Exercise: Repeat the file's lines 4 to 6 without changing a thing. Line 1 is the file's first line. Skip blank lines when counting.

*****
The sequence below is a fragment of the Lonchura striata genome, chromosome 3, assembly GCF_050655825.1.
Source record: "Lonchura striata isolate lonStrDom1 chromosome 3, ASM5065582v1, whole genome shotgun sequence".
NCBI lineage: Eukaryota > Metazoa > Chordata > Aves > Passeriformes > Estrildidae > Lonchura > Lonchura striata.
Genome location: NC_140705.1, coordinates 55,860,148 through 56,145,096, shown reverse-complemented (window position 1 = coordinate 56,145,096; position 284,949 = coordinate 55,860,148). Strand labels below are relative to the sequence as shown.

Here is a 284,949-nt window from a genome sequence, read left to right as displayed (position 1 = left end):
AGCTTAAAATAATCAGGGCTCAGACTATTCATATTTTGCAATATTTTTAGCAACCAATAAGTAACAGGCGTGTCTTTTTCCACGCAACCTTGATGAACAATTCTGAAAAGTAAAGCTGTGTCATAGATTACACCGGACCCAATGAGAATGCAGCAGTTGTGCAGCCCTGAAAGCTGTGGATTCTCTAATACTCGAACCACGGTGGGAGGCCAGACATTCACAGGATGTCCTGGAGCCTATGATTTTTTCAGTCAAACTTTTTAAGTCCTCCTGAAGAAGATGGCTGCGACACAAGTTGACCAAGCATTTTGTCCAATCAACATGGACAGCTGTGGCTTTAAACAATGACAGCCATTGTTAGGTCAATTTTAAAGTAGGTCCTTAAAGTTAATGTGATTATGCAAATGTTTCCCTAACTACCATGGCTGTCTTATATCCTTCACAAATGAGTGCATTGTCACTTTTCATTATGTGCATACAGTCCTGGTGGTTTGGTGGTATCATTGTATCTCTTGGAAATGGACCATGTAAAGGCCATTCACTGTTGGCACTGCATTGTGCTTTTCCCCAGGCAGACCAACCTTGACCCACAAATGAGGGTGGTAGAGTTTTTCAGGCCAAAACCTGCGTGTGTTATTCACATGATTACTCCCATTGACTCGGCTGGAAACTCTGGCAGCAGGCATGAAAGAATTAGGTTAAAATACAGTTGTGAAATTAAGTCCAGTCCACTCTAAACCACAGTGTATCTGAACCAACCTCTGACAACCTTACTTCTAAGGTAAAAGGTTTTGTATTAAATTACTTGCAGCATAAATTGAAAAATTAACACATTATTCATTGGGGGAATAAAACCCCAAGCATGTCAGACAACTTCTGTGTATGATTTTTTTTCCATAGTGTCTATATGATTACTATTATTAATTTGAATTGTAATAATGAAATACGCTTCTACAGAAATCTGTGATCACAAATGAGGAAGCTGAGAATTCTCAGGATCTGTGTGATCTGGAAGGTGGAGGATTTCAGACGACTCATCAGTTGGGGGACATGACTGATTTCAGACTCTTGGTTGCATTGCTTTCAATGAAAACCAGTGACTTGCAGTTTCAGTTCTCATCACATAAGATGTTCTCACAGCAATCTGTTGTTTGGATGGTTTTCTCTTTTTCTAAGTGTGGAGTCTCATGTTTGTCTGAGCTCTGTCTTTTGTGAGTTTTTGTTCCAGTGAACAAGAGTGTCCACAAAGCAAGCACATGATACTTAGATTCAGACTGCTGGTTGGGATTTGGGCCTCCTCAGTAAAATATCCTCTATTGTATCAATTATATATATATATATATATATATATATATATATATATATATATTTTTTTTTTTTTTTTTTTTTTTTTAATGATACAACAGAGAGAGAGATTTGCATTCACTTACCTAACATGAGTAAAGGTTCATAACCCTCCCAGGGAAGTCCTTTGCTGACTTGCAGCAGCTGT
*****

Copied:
Genome location: NC_140705.1, coordinates 55,860,148 through 56,145,096, shown reverse-complemented (window position 1 = coordinate 56,145,096; position 284,949 = coordinate 55,860,148). Strand labels below are relative to the sequence as shown.

Here is a 284,949-nt window from a genome sequence, read left to right as displayed (position 1 = left end):
AGCTTAAAATAATCAGGGCTCAGACTATTCATATTTTGCAATATTTTTAGCAACCAATAAGTAACAGGCGTGTCTTTTTCCACGCAACCTTGATGAACAATTCTGAAAAGTAAAGCTGTGTCATAGATTACACCGGACCCAATGAGAATGCAGCAGTTGTGCAGCCCTGAAAGCTGTGGATTCTCTAATACTCGAACCACGGTGGGAGGCCAGACATTCACAGGATGTCCTGGAGCCTATGATTTTTTCAGTCAAACTTTTTAAGTCCTCCTGAAGAAGATGGCTGCGACACAAGTTGACCAAGCATTTTGTCCAATCAACATGGACAGCTGTGGCTTTAAACAATGACAGCCATTGTTAGGTCAATTTTAAAGTAGGTCCTTAAAGTTAATGTGATTATGCAAATGTTTCCCTAACTACCATGGCTGTCTTATATCCTTCACAAATGAGTGCATTGTCACTTTTCATTATGTGCATACAGTCCTGGTGGTTTGGTGGTATCATTGTATCTCTTGGAAATGGACCATGTAAAGGCCATTCACTGTTGGCACTGCATTGTGCTTTTCCCCAGGCAGACCAACCTTGACCCACAAATGAGGGTGGTAGAGTTTTTCAGGCCAAAACCTGCGTGTGTTATTCACATGATTACTCCCATTGACTCGGCTGGAAACTCTGGCAGCAGGCATGAAAGAATTAGGTTAAAATACAGTTGTGAAATTAAGTCCAGTCCACTCTAAACCACAGTGTATCTGAACCAACCTCTGACAACCTTACTTCTAAGGTAAAAGGTTTTGTATTAAATTACTTGCAGCATAAATTGAAAAATTAACACATTATTCATTGGGGGAATAAAACCCCAAGCATGTCAGACAACTTCTGTGTATGATTTTTTTTCCATAGTGTCTATATGATTACTATTATTAATTTGAATTGTAATAATGAAATACGCTTCTACAGAAATCTGTGATCACAAATGAGGAAGCTGAGAATTCTCAGGATCTGTGTGATCTGGAAGGTGGAGGATTTCAGACGACTCATCAGTTGGGGGACATGACTGATTTCAGACTCTTGGTTGCATTGCTTTCAATGAAAACCAGTGACTTGCAGTTTCAGTTCTCATCACATAAGATGTTCTCACAGCAATCTGTTGTTTGGATGGTTTTCTCTTTTTCTAAGTGTGGAGTCTCATGTTTGTCTGAGCTCTGTCTTTTGTGAGTTTTTGTTCCAGTGAACAAGAGTGTCCACAAAGCAAGCACATGATACTTAGATTCAGACTGCTGGTTGGGATTTGGGCCTCCTCAGTAAAATATCCTCTATTGTATCAATTATATATATATATATATATATATATATATATATATATATATATTTTTTTTTTTTTTTTTTTTTTTTTAATGATACAACAGAGAGAGAGATTTGCATTCACTTACCTAACATGAGTAAAGGTTCATAACCCTCCCAGGGAAGTCCTTTGCTGACTTGCAGCAGCTGT